What's left is mostly plastic. The un-recyclable lids of containers, plastic-coated paper, and packaging. Some of what any modern American brings into their house inevitably ends up as garbage. Lots of packaging has no secondary use. There are things that will never qualify as hand-me-downs. The best way to deal with these is just to avoid bringing them into the house in the first place. Minimal packaging is a criterion when I shop. By growing some of my own food, I eliminate a bit more, and one of the benefits of canning is that those jars can last forever (take it from an archaeologist), and each time I use one that's one less can inthe recycling bin. I really should start making beer again, so I can pull the same trick with bottles...yeah, that's it, making beer is good for the environment. 

So, that's the lowdown on garbage production at this residence. Well below average, but it does not take much effort. At some point in the future, landfills will be mined for the minerals and petroleum-based products they contain, but until then, it would benefit us all to aim low. 

How low? Think personal. By filling the garbage can 26 times, I am producing somewhere between 66 and 146 pounds of trash every year. The EPA's figures indicate most people are pumping out just over a half ton; Americans are getting fatter, but even that is way more than most people weigh. If everyone aimed to produce no more than their weight, we'd see an 80% or more reduction in trash going to landfills, which would benefit is all (except maybe those future garbage miners).

07 December, 2011


What the heck does this have to do with it? For that matter, what is it?

In the last month or so, I keep getting hits here from people searching "A. D. disorder." Being from a culture that worships many maladies and their neuropsychopharmacological treatments, I'm guessing that they're looking for attention deficit disorder, but are too close to the beginning of their journey of enlightenment to know what the A and D stand for. Or, they are themselves stricken, and cannot focus well enough to choose between acronym and full terminology.

To the latter, I apologize. My post A. D. Disorder has nothing to do with ADD or its frenetic sibling ADHD. It's a brief essay on calendars and social domination. Not what you were looking for at all, and maybe exacerbating your condition by throwing you off track in your quest for relevant information. At least I don't remember there being any places in that post to click off to somewhere else.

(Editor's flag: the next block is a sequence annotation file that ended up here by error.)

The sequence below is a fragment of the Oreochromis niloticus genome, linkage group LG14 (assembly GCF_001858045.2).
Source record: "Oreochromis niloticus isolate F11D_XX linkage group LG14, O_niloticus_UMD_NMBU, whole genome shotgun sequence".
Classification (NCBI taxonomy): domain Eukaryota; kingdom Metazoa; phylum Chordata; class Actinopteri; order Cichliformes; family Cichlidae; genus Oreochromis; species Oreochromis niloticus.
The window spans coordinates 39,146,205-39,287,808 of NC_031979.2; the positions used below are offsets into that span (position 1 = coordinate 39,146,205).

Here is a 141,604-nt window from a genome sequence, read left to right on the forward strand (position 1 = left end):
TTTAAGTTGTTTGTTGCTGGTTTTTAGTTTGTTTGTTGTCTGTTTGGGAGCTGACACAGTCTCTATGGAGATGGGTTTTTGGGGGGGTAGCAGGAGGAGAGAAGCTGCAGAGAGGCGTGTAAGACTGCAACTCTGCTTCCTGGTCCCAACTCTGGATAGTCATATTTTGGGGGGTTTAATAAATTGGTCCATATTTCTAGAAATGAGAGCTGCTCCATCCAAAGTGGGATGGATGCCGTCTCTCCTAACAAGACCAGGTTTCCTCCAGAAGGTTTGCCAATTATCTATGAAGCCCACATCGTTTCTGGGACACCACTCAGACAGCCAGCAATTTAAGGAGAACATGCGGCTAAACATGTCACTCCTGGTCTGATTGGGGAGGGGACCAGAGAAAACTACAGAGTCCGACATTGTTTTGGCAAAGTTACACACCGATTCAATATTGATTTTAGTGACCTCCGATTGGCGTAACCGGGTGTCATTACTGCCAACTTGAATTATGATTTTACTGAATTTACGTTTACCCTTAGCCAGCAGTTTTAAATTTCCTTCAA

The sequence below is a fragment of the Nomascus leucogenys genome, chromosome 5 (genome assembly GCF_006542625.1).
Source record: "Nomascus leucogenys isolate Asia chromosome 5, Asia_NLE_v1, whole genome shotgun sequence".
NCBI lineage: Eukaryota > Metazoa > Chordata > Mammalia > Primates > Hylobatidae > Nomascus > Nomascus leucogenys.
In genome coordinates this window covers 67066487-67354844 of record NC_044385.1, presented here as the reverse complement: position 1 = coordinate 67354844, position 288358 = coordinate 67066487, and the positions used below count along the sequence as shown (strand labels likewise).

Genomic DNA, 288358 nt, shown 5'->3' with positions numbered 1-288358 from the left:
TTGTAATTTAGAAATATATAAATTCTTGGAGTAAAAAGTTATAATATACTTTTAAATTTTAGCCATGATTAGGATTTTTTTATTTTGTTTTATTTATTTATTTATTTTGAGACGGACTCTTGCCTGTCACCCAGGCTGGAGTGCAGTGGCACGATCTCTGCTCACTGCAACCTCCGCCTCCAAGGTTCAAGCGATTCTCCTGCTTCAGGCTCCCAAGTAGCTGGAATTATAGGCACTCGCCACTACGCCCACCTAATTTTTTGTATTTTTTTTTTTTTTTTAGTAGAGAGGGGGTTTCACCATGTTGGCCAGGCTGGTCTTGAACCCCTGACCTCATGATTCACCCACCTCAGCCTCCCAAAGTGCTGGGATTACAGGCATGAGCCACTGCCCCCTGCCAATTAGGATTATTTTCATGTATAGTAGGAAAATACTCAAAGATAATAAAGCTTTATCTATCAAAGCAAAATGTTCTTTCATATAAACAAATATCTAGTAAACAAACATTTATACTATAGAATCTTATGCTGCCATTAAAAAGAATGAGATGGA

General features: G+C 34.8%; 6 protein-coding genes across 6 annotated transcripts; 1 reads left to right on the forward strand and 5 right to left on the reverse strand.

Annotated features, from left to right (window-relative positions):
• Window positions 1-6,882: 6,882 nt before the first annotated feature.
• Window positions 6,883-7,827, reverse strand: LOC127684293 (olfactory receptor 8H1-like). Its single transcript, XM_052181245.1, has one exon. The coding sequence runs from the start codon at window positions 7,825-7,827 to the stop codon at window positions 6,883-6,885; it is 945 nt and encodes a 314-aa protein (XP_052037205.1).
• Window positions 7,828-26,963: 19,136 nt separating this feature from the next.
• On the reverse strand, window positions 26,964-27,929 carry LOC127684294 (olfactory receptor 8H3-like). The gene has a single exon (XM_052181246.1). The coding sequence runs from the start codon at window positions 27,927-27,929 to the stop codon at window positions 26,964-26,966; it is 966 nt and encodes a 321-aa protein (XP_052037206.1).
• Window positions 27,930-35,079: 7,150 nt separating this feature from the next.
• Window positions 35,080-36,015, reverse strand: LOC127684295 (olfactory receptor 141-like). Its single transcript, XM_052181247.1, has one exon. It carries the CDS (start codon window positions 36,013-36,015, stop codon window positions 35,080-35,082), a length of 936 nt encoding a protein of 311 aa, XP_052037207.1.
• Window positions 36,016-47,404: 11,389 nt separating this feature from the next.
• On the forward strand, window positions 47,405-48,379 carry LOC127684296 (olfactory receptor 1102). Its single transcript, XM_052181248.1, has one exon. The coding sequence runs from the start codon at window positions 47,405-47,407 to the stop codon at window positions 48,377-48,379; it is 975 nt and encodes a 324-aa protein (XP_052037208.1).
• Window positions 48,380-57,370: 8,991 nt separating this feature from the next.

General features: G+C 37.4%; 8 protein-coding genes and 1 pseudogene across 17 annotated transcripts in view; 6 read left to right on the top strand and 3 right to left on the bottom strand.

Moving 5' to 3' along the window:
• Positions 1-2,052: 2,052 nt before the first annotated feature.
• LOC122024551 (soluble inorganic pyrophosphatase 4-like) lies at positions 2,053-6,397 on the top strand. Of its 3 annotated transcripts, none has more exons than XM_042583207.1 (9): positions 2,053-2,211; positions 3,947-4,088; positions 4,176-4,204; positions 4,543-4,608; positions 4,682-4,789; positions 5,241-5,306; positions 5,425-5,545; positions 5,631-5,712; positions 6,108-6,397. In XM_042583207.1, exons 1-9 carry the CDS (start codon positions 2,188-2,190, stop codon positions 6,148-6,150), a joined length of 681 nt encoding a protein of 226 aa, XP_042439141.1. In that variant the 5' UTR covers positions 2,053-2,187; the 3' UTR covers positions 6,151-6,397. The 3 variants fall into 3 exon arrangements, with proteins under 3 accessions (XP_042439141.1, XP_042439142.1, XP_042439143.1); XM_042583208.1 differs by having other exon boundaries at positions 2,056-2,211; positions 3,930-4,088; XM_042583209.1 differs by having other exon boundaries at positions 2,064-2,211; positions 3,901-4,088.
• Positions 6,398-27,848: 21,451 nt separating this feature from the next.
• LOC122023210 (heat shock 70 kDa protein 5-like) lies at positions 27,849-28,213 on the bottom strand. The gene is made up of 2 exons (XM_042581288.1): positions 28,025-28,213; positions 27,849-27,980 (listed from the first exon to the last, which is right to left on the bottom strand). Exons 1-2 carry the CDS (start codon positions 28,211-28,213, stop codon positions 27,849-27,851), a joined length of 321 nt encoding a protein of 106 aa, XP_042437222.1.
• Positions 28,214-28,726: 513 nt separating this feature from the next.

Blogs have become a long form these days. Twixt text and tweets, ADD may have moved from disorder to the new order. I used to think of myself as shiftless, unable to focus on anything big or time-consuming: I blog, and do not novelize. But now, cranking out posts with hundreds of words, stretching 8 or 10 paragraphs some times, I appear to be cured. My attention deficit still leaves some slack compared to the emerging norm, in which people you talk with glance don at a tiny screen every few seconds.

And now, I have lost many of the people who started this post. Many of the people who land on this site spend less than 10 seconds. Some, because of ADD. Others, paradoxically, because they maintain enough focus to quickly identify my irrelevancies and enough discipline to move on. Those who remain are the special few who somehow skipped the top few pages of google results and landed in my iconoclastic domain. I thank you all for having the patience and curiosity to land where you did not expect, but take the time to look around. 

Now, off with you. Find some other strange cul-de-sac of the internet to fritter away your time. 

Oh, but first, something completely different.

06 December, 2011

On "Fighting for Freedom"

I won't subject the general audience to a purely political rant here. But over at Mo Comment, there's a new post about how we should completely change the concept of "fighting for freedom," so often invoked as justification for war, but not much used at home, where our freedom lives.

The post is here.

01 December, 2011

Crawler Free

Zero hits on this and the subsidiary blogs today. Way better than 1 or 3 or 7, which seem to be the multiples of web crawler hits.